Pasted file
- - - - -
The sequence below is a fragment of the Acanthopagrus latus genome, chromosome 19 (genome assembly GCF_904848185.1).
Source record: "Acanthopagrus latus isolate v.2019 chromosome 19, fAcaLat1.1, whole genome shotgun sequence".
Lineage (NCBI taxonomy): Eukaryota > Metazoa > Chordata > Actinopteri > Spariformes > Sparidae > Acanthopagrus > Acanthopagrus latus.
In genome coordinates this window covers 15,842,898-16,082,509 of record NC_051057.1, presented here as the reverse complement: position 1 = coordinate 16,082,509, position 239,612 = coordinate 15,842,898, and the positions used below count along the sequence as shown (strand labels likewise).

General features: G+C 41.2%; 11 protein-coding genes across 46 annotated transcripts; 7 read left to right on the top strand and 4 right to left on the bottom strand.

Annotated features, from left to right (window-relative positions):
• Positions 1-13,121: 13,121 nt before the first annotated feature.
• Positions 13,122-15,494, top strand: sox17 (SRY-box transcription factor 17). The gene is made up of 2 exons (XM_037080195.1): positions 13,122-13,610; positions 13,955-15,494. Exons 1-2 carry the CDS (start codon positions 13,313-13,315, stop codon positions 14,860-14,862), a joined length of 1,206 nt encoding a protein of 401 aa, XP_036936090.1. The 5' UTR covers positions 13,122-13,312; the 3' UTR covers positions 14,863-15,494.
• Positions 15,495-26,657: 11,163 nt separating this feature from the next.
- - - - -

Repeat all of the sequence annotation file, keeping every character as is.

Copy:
The sequence below is a fragment of the Acanthopagrus latus genome, chromosome 19 (genome assembly GCF_904848185.1).
Source record: "Acanthopagrus latus isolate v.2019 chromosome 19, fAcaLat1.1, whole genome shotgun sequence".
Lineage (NCBI taxonomy): Eukaryota > Metazoa > Chordata > Actinopteri > Spariformes > Sparidae > Acanthopagrus > Acanthopagrus latus.
In genome coordinates this window covers 15,842,898-16,082,509 of record NC_051057.1, presented here as the reverse complement: position 1 = coordinate 16,082,509, position 239,612 = coordinate 15,842,898, and the positions used below count along the sequence as shown (strand labels likewise).

General features: G+C 41.2%; 11 protein-coding genes across 46 annotated transcripts; 7 read left to right on the top strand and 4 right to left on the bottom strand.

Annotated features, from left to right (window-relative positions):
• Positions 1-13,121: 13,121 nt before the first annotated feature.
• Positions 13,122-15,494, top strand: sox17 (SRY-box transcription factor 17). The gene is made up of 2 exons (XM_037080195.1): positions 13,122-13,610; positions 13,955-15,494. Exons 1-2 carry the CDS (start codon positions 13,313-13,315, stop codon positions 14,860-14,862), a joined length of 1,206 nt encoding a protein of 401 aa, XP_036936090.1. The 5' UTR covers positions 13,122-13,312; the 3' UTR covers positions 14,863-15,494.
• Positions 15,495-26,657: 11,163 nt separating this feature from the next.